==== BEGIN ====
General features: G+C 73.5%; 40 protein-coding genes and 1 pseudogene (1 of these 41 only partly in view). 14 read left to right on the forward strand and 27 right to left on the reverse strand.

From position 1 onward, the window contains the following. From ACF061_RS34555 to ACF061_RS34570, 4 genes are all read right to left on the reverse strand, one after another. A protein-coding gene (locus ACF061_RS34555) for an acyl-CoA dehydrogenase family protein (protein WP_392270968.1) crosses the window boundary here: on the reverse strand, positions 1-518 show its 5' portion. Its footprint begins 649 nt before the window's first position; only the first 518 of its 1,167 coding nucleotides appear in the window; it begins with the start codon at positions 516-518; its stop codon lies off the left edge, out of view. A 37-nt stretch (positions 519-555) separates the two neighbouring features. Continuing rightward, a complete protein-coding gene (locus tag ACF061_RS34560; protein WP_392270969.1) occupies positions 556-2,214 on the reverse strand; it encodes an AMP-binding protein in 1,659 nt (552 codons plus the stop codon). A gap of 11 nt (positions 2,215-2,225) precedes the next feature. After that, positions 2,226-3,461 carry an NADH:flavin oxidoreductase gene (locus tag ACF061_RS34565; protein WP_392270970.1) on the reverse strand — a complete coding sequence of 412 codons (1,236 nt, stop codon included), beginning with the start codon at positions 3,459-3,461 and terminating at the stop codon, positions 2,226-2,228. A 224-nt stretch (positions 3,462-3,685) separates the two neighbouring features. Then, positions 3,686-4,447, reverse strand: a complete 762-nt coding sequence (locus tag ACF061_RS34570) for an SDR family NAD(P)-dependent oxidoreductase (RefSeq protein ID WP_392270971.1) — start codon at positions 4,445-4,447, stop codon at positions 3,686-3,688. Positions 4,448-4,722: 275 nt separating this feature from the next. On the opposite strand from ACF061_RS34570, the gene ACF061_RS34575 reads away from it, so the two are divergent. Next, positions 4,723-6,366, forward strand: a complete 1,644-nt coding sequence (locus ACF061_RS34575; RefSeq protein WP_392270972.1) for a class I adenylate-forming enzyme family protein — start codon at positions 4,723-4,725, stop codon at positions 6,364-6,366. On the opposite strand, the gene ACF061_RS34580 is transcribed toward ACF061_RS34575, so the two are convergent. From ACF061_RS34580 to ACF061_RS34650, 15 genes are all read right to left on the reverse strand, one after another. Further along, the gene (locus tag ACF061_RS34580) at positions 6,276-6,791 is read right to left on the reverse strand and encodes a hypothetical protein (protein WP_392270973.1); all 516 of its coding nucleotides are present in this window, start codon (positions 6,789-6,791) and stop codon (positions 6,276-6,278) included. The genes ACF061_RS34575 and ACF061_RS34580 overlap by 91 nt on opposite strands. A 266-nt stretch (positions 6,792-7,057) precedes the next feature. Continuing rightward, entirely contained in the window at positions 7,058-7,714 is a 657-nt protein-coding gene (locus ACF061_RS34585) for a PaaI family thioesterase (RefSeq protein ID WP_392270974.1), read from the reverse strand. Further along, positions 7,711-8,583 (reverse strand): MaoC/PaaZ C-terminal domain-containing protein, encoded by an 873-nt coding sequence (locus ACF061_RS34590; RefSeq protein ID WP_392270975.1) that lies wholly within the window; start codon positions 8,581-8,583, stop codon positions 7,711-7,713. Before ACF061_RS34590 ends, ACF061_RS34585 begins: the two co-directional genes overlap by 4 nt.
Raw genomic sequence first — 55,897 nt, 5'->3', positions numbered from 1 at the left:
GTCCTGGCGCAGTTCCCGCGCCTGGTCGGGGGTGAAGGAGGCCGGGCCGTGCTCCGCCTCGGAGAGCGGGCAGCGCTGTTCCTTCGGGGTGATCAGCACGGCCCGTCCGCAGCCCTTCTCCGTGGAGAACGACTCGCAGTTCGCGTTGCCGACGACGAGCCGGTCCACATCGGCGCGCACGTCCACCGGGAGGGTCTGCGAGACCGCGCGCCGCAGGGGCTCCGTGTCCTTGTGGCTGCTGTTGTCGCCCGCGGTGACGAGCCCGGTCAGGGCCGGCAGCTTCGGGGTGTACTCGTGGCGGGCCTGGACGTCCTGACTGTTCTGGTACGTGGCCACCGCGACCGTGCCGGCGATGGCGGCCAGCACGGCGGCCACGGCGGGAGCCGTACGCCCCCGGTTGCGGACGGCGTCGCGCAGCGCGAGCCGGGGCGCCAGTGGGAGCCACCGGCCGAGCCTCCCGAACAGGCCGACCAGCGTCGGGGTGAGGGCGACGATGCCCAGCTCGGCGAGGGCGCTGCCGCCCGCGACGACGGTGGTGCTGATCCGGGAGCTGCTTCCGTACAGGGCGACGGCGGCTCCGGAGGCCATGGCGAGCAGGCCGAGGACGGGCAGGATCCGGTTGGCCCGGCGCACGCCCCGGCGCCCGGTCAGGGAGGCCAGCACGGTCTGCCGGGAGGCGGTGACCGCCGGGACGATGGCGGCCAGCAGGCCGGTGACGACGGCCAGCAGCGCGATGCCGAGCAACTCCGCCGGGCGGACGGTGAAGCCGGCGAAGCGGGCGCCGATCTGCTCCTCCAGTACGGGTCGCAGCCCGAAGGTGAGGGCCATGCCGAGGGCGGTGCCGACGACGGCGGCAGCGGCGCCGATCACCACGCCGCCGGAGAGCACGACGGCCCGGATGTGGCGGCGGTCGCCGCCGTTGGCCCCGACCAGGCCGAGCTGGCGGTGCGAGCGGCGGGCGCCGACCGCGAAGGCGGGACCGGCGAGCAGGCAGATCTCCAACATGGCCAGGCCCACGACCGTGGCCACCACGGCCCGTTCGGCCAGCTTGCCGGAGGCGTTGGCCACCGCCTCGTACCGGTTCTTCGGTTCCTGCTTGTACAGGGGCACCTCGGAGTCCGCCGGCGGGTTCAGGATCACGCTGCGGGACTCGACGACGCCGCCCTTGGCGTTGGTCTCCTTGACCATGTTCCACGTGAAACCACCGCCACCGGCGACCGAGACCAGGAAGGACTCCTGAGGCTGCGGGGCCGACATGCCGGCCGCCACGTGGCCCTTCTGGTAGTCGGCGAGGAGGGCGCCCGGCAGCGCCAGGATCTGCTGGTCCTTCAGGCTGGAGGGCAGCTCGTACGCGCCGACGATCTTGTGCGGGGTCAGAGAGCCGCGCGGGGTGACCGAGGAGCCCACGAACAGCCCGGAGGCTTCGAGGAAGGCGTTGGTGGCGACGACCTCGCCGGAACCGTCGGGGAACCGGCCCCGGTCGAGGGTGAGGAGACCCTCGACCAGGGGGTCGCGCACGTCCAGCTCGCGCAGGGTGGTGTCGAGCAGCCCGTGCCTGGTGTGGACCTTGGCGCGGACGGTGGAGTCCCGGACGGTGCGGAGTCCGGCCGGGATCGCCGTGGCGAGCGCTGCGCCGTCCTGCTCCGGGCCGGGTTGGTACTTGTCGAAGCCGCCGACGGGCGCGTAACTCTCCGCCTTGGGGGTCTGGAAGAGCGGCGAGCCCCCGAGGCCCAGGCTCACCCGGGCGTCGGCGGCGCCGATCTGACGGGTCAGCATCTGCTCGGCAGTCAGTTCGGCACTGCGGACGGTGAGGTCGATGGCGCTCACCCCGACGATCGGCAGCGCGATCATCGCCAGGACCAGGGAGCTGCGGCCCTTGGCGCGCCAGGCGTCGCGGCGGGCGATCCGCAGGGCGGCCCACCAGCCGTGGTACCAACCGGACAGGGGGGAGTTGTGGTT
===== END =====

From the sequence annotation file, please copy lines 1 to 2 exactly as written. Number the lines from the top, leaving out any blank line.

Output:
General features: G+C 73.5%; 40 protein-coding genes and 1 pseudogene (1 of these 41 only partly in view). 14 read left to right on the forward strand and 27 right to left on the reverse strand.

From position 1 onward, the window contains the following. From ACF061_RS34555 to ACF061_RS34570, 4 genes are all read right to left on the reverse strand, one after another. A protein-coding gene (locus ACF061_RS34555) for an acyl-CoA dehydrogenase family protein (protein WP_392270968.1) crosses the window boundary here: on the reverse strand, positions 1-518 show its 5' portion. Its footprint begins 649 nt before the window's first position; only the first 518 of its 1,167 coding nucleotides appear in the window; it begins with the start codon at positions 516-518; its stop codon lies off the left edge, out of view. A 37-nt stretch (positions 519-555) separates the two neighbouring features. Continuing rightward, a complete protein-coding gene (locus tag ACF061_RS34560; protein WP_392270969.1) occupies positions 556-2,214 on the reverse strand; it encodes an AMP-binding protein in 1,659 nt (552 codons plus the stop codon). A gap of 11 nt (positions 2,215-2,225) precedes the next feature. After that, positions 2,226-3,461 carry an NADH:flavin oxidoreductase gene (locus tag ACF061_RS34565; protein WP_392270970.1) on the reverse strand — a complete coding sequence of 412 codons (1,236 nt, stop codon included), beginning with the start codon at positions 3,459-3,461 and terminating at the stop codon, positions 2,226-2,228. A 224-nt stretch (positions 3,462-3,685) separates the two neighbouring features. Then, positions 3,686-4,447, reverse strand: a complete 762-nt coding sequence (locus tag ACF061_RS34570) for an SDR family NAD(P)-dependent oxidoreductase (RefSeq protein ID WP_392270971.1) — start codon at positions 4,445-4,447, stop codon at positions 3,686-3,688. Positions 4,448-4,722: 275 nt separating this feature from the next. On the opposite strand from ACF061_RS34570, the gene ACF061_RS34575 reads away from it, so the two are divergent. Next, positions 4,723-6,366, forward strand: a complete 1,644-nt coding sequence (locus ACF061_RS34575; RefSeq protein WP_392270972.1) for a class I adenylate-forming enzyme family protein — start codon at positions 4,723-4,725, stop codon at positions 6,364-6,366. On the opposite strand, the gene ACF061_RS34580 is transcribed toward ACF061_RS34575, so the two are convergent. From ACF061_RS34580 to ACF061_RS34650, 15 genes are all read right to left on the reverse strand, one after another. Further along, the gene (locus tag ACF061_RS34580) at positions 6,276-6,791 is read right to left on the reverse strand and encodes a hypothetical protein (protein WP_392270973.1); all 516 of its coding nucleotides are present in this window, start codon (positions 6,789-6,791) and stop codon (positions 6,276-6,278) included. The genes ACF061_RS34575 and ACF061_RS34580 overlap by 91 nt on opposite strands. A 266-nt stretch (positions 6,792-7,057) precedes the next feature. Continuing rightward, entirely contained in the window at positions 7,058-7,714 is a 657-nt protein-coding gene (locus ACF061_RS34585) for a PaaI family thioesterase (RefSeq protein ID WP_392270974.1), read from the reverse strand. Further along, positions 7,711-8,583 (reverse strand): MaoC/PaaZ C-terminal domain-containing protein, encoded by an 873-nt coding sequence (locus ACF061_RS34590; RefSeq protein ID WP_392270975.1) that lies wholly within the window; start codon positions 8,581-8,583, stop codon positions 7,711-7,713. Before ACF061_RS34590 ends, ACF061_RS34585 begins: the two co-directional genes overlap by 4 nt.